Theresa May suffers defeat on ‘meaningful vote’ amendment as peers back the change by 366 to 268

David Davis has accused peers of trying to “frustrate” the process of triggering Brexit, as he insisted the Government would overturn the latest Lords amendment to the Article 50 bill.

The Brexit Secretary is confident that a potential Tory rebellion in the Commons will be headed off despite suffering a second Parliamentary defeat on Brexit in the space of a week.

The House of Lords passed an amendment to the Article 50 bill that would force the Government to give MPs a “meaningful vote” on the final Brexit deal before Britain’s withdrawal from the EU.

Theresa May is determined to throw out the amendment when the Bill returns to the Commons for its final reading next week. She believes her hand would be significantly weakened when she begins Brexit negotiations with the EU if Parliament had the power to stop her leaving without a deal.

Mrs May’s existing proposal is that no deal is better than a bad deal, meaning she will take Britain out of the EU even if MPs reject the deal she is offered.

Up to 20 Conservative MPs could vote in favour of the amendment, with rebels encouraging others to abstain.

They include Anna Soubry, the former business minister, who believes a “significant” number of Tories might defy the whip.

The Government has a “Brexit majority” of around 30 MPs – double its normal working majority – because it can count on the support of a number of MPs from other parties.

The danger for Mrs May is that the Lords vote – in which the amendment was passed by 366 votes to 268 – could encourage Conservative MPs representing pro-Remain constituencies to abstain.

Downing Street last night insisted the latest Lords vote would not derail the Prime Minister’s timetable for triggering Article 50 by the end of this month.

It followed a vote last week in which the Lords added another amendment to the Bill which would guarantee the rights of EU citizens living in the UK regardless of whether British citizens living in the EU were given similar guarantees.

Mr Davis said it was “disappointing” that the Lords had made further changes to the Bill, adding: “It is clear that some in the Lords would seek to frustrate that process, and it is the Government’s intention to ensure that does not happen. We will now aim to overturn these amendments in the House of Commons.”

Ms Soubry said: “I’m hoping a significant number of colleagues who may not be able to vote against their Government would consider abstaining, and recognise that their lordships have considered the Bill carefully.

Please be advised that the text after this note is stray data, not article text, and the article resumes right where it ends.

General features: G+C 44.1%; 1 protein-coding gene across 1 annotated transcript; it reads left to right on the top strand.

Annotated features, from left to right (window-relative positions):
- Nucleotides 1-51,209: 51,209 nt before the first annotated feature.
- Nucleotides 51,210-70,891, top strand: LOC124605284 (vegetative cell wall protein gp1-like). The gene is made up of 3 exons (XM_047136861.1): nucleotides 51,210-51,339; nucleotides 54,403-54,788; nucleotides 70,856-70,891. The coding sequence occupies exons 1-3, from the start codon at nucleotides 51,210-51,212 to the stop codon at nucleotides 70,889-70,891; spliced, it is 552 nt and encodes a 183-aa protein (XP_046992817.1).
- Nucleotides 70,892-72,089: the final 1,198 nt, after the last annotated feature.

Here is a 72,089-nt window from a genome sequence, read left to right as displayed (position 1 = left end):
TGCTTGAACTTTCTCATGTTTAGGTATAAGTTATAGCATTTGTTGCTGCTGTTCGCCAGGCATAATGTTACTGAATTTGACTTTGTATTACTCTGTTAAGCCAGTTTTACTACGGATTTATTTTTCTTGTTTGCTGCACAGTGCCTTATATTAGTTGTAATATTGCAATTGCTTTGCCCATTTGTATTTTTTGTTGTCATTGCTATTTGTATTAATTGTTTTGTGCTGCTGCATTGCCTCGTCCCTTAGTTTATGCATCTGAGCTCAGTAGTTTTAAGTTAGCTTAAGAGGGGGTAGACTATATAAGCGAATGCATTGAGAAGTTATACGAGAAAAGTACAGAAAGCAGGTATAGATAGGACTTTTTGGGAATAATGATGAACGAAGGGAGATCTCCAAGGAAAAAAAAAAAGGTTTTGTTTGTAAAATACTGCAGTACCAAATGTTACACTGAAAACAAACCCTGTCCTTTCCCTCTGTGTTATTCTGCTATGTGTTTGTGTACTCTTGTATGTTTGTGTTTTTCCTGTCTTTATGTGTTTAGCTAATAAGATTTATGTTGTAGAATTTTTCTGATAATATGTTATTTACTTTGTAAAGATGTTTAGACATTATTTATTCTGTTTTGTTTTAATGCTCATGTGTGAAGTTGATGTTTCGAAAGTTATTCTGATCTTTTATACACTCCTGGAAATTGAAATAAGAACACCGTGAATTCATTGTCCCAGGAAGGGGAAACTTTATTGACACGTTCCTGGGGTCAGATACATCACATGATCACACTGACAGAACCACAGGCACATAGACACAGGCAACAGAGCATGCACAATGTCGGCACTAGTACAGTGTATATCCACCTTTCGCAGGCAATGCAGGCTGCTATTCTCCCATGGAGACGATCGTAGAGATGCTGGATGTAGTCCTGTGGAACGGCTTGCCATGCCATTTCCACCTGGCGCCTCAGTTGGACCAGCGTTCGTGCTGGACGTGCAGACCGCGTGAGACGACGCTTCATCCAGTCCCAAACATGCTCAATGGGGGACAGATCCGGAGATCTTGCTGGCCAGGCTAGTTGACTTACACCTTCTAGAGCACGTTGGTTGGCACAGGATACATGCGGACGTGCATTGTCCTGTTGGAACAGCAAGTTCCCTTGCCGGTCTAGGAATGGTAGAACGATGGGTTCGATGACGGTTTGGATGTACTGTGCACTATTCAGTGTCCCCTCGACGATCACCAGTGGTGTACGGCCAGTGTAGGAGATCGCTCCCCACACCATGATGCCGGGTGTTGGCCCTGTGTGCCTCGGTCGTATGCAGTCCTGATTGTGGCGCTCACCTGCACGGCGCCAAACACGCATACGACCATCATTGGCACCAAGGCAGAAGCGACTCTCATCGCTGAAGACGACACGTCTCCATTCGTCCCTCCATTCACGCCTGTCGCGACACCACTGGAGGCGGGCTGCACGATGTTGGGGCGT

“What do these hard brexiteers fear? They wanted to restore Parliamentary sovereignty, but suddenly they seem terrified of Parliament having a say, never mind sovereignty.”

Ms Soubry suggested that if Mrs May tries to “avoid Parliament” by denying MPs a meaningful vote, she risks being “humiliated” in the Supreme Court, after judges decided last year that Article 50 could not be triggered by ministers without a vote in Parliament.

The Lords amendments will be debated on Monday and Tuesday next week, before Mrs May formally begins the Brexit process, which could happen as early as next Wednesday.

Lord Heseltine, one of the Europhile Conservative peers who backed the amendment, told the Lords that he “deeply” regretted the outcome of last year’s EU referendum and that “the fightback starts here.”

He said: “I do not accept that the mandate for Brexit runs for all time and in all circumstances.

“The 48 per cent [who voted Remain] have the same right to be heard as those who voted for Brexit.”

He said the amendment would ensure that Parliament has the “critical role in determining the future we will bequeath to generations of young people.”

Fellow Conservative peer Lord Forsyth of Drumlean said the amendment was unnecessary, and poked fun at Lord Heseltine’s infamous breach of Parliamentary protocol by saying: “This is not the moment for this House to grab the mace and challenge the authority of the House of Commons.”

Another proposed amendment, which called for a second referendum on Britain’s Brexit deal with the EU, was defeated in the Lords. Among those speaking against it were the Archbishop of Canterbury, The Most Reverend Justin Welby, who said another referendum would be “unwise and wrong” as it would “add to our divisions, it will deepen the bitterness” that resulted from the original referendum.

Those who opposed it warned allowing the amendment onto the face of the bill would slow down the process and could ultimately lead to Brexit being blocked by those who refused to vote for it in the Commons.

Lords, including the Government minister Lord Bridges, also cautioned that the amendment leaves too many questions unanswered; not least what happens if the UK fails to secure a deal.

The bill will now head back to the House of Commons where it will be considered again by MPs. 

Although the amendment is likely to win some support, it is unlikely to be passed in the chamber. 

Leave Means Leave: Peers should be ‘ashamed’

Richard Tice, Co-Chair of Leave Means Leave, said:  “Any businessperson worth their salt knows that this will undermine the PM’s negotiating position and damages the national interest.  

“Unelected, unpatriotic peers are embarrassingly out of touch with basic negotiating techniques.  

“They should be ashamed.”

March 7th, 2017: Telegraph